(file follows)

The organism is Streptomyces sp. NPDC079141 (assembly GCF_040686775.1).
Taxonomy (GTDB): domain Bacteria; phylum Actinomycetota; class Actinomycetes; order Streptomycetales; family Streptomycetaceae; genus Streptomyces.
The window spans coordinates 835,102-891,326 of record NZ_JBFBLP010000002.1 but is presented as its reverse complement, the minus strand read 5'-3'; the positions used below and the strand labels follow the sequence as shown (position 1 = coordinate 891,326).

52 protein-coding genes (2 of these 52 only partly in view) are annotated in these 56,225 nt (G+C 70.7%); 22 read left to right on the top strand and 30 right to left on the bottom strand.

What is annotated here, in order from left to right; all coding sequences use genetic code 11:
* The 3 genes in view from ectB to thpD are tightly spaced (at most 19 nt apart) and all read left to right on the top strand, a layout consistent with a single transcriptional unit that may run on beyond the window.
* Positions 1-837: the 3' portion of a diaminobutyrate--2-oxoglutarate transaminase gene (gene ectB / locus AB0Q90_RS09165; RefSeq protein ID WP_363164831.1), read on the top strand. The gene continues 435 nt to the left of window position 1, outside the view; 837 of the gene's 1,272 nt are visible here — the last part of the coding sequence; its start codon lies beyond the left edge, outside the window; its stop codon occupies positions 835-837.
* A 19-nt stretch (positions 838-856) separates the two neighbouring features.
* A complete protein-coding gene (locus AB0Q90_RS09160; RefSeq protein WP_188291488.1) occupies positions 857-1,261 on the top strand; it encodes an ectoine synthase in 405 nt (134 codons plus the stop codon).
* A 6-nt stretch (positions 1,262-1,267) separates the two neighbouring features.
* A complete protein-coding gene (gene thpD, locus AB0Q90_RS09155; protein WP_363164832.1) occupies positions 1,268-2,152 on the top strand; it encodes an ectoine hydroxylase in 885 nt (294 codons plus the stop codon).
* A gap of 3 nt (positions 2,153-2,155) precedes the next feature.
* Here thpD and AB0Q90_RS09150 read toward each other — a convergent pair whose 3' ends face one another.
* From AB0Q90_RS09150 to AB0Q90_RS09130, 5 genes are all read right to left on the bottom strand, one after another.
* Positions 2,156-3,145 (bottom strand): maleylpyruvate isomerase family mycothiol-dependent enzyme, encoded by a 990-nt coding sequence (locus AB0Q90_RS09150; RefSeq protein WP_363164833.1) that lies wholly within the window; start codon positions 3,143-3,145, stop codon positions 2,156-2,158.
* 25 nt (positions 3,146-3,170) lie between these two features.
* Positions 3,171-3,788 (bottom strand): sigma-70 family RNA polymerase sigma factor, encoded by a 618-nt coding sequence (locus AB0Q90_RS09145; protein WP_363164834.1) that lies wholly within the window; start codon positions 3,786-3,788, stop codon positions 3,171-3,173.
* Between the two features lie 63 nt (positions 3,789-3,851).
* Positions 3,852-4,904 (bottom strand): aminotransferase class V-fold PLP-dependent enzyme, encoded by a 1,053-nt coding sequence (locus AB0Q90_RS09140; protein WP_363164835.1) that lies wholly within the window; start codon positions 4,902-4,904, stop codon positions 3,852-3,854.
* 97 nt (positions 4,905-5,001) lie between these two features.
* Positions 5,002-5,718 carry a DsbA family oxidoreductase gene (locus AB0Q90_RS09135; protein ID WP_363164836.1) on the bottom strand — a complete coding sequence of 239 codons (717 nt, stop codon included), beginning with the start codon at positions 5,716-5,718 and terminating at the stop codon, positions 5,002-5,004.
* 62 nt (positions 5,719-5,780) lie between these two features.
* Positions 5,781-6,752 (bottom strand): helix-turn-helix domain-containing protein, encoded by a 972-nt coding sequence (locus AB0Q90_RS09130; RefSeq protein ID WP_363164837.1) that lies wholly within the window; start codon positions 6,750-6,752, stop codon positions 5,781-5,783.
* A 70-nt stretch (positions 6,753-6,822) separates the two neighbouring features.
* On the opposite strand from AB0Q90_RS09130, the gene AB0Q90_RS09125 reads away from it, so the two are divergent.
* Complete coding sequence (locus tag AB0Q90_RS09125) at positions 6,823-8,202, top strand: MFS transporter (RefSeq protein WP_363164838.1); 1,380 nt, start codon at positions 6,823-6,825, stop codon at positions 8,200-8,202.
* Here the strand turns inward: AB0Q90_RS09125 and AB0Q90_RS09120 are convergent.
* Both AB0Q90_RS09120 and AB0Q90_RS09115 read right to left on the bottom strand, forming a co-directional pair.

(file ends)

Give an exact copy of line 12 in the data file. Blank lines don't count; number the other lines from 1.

* A gap of 3 nt (positions 2,153-2,155) precedes the next feature.